Tonight, we were reintroduced to Deunte Heath. He had only pitched once, back on Sept. 1 against Detroit. He faced one batter and recorded two outs with a double play ball.
Heath didn't look affected by the layoff. His major league career is still perfect -- four up, five down.
But ... it's bad that he pitched. Nothing against Heath, but he entered in the eighth inning with the White Sox trailing 6-2 and looking lifeless for just about the entirety of the proceedings.
When Jake Peavy was pitching -- and Peavy threw some fat strikes -- the Sox looked like they were in a competition to see who could look the flattest. After Alejandro De Aza led off the game with a homer, the Sox didn't get their next hit until the fifth inning. It felt like Peavy was on the mound for 80 percent of the game, because he had problems throwing good strikes after a 1-2-3 first. The Angels' biggest hits were the weakest-struck; throw in a missed double play here and a missed cutoff man there, and it was just a poor showing all around.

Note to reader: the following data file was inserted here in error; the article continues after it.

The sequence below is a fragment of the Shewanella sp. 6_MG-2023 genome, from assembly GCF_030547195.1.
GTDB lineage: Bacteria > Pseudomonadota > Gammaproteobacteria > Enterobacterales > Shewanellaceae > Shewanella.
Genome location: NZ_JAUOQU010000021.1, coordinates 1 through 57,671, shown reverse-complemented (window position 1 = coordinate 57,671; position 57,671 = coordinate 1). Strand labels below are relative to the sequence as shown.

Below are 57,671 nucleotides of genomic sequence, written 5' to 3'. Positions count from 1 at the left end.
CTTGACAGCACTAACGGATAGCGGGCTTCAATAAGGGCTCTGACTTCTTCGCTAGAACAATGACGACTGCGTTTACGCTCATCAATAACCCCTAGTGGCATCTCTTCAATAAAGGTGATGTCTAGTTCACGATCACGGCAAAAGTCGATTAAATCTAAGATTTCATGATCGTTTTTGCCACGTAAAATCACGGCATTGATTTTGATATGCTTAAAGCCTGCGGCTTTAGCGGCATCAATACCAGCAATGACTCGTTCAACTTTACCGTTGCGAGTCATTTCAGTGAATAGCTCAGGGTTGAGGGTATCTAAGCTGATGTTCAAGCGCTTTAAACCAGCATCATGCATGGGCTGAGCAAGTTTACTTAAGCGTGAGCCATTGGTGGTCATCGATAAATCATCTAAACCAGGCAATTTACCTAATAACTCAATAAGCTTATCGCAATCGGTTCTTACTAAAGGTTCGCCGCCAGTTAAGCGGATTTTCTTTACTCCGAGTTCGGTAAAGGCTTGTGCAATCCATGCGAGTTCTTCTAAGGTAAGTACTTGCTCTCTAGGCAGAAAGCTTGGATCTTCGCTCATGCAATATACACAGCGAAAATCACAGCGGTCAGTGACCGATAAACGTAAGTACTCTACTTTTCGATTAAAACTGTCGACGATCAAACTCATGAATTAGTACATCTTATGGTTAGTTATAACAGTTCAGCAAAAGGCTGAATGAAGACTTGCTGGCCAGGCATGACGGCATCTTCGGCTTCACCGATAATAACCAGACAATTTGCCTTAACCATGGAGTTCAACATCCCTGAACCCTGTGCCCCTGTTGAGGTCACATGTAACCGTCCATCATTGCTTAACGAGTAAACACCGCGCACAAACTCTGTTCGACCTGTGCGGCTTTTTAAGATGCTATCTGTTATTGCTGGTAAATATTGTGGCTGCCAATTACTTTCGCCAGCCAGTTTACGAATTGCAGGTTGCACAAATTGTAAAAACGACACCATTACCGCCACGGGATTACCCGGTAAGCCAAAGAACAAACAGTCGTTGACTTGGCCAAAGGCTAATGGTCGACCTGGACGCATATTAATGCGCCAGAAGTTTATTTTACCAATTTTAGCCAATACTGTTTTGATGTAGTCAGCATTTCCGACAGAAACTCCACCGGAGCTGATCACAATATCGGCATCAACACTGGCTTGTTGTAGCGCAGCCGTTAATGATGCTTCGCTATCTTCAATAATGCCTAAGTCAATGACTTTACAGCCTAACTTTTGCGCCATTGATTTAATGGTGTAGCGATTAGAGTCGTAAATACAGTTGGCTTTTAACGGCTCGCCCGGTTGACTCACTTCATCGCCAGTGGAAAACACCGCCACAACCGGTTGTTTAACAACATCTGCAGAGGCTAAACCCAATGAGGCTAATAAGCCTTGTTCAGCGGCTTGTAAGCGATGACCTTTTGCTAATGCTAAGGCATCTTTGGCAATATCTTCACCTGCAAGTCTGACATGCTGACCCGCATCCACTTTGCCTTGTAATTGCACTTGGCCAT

They did put together something resembling a rally in the eighth, once Ervin Santana (seven innings, two hits, one walk, 11 strikeouts) left the game. Dayan Viciedo led off with a double, moved to third on a flyout and scored on Gordon Beckham's single up the middle. De Aza followed with a single, giving the middle of the Sox order a chance to make it a gave. But Kevin Youkilis flied out to deep center, and Adam Dunn struck out to end the threat. The 2-through-6 part of the order went 0-for-20 with eight strikeouts.
De Aza and Beckham were the lone bright spots on offense. Beckham went 1-for-2 with a walk, raising his OBP above .300. He entered the game hitting .321/.415/.568 over the last month. Maybe it's time to take him out of the ninth spot.